Internal database links

External database links

This tab holds annotation information from the InterPro database.

InterPro entry IPR022404

This entry represents the C-terminal receptor-binding domain, also known as the R domain. This domain has a beta-sandwich fold consisiting of nine strands in two sheet with greek-key topology; it is a subclass of immunoglobin-like fold [PUBMED:9012663]. The R domain binds to cell surface receptor, permitting the toxin to enter the cell by receptor mediated endocytosis [PUBMED:7833808, PUBMED:8573568].

Diphtheria toxin (EC) is a 58 kDa protein secreted by lysogenic strains of Corynebacterium diphtheriae. The toxin causes the disease diphtheria in humans by gaining entry into the cell cytoplasm and inhibiting protein synthesis [PUBMED:8573568]. The mechanism of inhibition involves transfer of the ADP-ribose group of NAD to elongation factor-2 (EF-2), rendering EF-2 inactive. The catalysed reaction is as follows: NAD+ + peptide diphthamide = nicotinamide + peptide N-(ADP-D-ribosyl)diphthamide

The crystal structure of the diphtheria toxin homodimer has been determined to 2.5A resolution [PUBMED:1589020]. The structure reveals a Y-shaped molecule of 3 domains, a catalytic domain (fragment A), whose fold is of the alpha + beta type; a transmembrane (TM) domain, which consists of 9 alpha-helices, 2 pairs of which may participate in pH-triggered membrane insertion and translocation; and a receptor-binding domain, which forms a flattened beta-barrel with a jelly-roll-like topology [PUBMED:1589020]. The TM- and receptor binding-domains together constitute fragment B.

Domain organisation

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Curation and family details

This section shows the detailed information about the Pfam family. You can see the definitions of many of the terms in this section in the glossary and a fuller explanation of the scoring system that we use in the scores section of the help pages.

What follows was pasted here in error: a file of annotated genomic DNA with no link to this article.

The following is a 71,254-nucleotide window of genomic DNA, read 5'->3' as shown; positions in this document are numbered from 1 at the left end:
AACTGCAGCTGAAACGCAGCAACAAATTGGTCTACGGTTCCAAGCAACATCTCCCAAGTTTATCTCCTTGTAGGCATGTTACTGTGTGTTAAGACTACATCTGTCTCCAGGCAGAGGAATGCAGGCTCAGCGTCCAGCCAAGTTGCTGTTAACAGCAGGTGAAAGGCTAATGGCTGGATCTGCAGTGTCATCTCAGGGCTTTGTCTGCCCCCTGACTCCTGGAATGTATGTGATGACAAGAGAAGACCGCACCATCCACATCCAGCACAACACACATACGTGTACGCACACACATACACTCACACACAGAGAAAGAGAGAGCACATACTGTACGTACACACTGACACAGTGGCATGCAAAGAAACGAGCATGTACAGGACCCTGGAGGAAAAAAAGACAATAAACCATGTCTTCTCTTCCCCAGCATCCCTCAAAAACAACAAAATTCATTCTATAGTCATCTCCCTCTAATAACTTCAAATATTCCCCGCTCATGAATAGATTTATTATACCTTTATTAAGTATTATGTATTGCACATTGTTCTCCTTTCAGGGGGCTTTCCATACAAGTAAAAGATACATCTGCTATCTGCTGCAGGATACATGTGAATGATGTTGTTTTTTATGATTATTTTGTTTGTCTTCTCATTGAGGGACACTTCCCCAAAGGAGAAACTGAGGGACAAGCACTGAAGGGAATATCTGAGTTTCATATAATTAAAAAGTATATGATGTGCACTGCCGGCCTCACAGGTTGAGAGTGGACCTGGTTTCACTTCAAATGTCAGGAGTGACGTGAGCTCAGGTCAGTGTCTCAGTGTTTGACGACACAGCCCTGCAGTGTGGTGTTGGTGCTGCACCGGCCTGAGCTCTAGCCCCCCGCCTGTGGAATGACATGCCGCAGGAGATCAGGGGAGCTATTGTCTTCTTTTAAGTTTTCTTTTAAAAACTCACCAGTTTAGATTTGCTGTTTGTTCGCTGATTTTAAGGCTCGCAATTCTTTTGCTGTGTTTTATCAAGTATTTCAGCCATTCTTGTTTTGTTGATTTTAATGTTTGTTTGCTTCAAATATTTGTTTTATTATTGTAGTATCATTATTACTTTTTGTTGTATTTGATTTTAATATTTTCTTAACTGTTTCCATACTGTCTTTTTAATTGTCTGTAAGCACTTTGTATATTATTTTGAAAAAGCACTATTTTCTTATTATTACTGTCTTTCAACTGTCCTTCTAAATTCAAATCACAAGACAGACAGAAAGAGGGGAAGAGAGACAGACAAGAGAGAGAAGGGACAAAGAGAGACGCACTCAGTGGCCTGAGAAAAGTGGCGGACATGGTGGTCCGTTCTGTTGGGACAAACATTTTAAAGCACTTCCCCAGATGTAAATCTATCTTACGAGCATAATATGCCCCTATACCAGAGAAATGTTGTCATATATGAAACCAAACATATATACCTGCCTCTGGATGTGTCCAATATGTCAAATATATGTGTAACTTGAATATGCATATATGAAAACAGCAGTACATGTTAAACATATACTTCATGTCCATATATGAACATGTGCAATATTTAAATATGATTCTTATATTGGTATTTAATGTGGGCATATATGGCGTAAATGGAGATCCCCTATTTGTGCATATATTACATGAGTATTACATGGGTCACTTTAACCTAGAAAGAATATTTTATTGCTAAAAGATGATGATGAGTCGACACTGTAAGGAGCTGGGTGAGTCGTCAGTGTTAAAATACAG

Curation View help on the curation process

Seed source: Sarah Teichmann
Previous IDs: Diphtheria_tox;
Type: Domain
Author: Finn RD, Bateman A, Griffiths-Jones SR
Number in seed: 3
Number in full: 23
Average length of the domain: 138.70 aa
Average identity of full alignment: 95 %
Average coverage of the sequence by the domain: 26.57 %

HMM information View help on HMM parameters

HMM build commands:
build method: hmmbuild -o /dev/null HMM SEED
search method: hmmsearch -Z 23193494 -E 1000 --cpu 4 HMM pfamseq
Model details:
Parameter Sequence Domain
Gathering cut-off 25.0 25.0
Trusted cut-off 27.8 81.2
Noise cut-off 19.6 18.7
Model length: 154
Family (HMM) version: 14
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Species distribution

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Interactions

There are 3 interactions for this family. More...

Diphtheria_R Diphtheria_T Diphtheria_C

Structures

For those sequences which have a structure in the Protein DataBank, we use the mapping between UniProt, PDB and Pfam coordinate systems from the PDBe group, to allow us to map Pfam domains onto UniProt sequences and three-dimensional protein structures. The table below shows the structures on which the Diphtheria_R domain has been found. There are 12 instances of this domain found in the PDB. Note that there may be multiple copies of the domain in a single PDB structure, since many structures contain multiple copies of the same protein seqence.